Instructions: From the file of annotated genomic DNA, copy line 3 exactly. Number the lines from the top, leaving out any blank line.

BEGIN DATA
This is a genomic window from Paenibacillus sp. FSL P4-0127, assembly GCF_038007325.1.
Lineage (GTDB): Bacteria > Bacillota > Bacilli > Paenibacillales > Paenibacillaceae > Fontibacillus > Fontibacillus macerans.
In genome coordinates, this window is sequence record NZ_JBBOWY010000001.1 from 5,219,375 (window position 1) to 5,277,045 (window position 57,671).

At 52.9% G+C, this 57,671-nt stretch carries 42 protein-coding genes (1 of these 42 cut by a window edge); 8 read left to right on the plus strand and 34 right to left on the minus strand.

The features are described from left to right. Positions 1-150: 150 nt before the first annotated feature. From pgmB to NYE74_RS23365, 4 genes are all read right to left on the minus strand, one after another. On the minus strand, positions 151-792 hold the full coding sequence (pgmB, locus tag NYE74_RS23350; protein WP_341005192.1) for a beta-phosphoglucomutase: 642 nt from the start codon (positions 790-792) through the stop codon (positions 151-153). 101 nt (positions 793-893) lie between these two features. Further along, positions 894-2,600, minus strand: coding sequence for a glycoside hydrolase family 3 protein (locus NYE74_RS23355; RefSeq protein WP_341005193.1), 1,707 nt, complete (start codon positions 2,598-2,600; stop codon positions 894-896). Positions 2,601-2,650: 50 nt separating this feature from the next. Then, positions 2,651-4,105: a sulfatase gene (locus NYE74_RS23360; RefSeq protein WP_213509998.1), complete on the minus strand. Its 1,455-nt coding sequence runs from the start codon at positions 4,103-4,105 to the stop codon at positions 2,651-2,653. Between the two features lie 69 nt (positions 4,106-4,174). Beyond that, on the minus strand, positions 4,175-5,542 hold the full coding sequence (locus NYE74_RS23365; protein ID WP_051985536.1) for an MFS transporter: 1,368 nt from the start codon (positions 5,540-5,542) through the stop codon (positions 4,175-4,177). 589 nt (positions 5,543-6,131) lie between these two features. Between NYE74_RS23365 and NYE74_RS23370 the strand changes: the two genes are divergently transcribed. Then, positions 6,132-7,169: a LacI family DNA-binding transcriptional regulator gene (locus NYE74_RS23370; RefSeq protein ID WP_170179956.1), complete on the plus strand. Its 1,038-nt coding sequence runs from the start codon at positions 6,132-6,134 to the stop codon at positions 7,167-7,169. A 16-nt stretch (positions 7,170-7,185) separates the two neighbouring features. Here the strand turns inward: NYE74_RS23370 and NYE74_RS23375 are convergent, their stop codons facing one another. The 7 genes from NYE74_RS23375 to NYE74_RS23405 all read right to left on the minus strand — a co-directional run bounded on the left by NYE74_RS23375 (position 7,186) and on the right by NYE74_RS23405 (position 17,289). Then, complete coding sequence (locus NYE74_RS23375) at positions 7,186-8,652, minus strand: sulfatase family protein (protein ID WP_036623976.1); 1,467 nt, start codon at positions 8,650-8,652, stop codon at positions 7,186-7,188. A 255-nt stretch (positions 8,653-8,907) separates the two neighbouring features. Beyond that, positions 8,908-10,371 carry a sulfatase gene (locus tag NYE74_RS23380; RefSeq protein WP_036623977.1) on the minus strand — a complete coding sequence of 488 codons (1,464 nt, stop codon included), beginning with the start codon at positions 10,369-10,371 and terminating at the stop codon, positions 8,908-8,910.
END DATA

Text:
In genome coordinates, this window is sequence record NZ_JBBOWY010000001.1 from 5,219,375 (window position 1) to 5,277,045 (window position 57,671).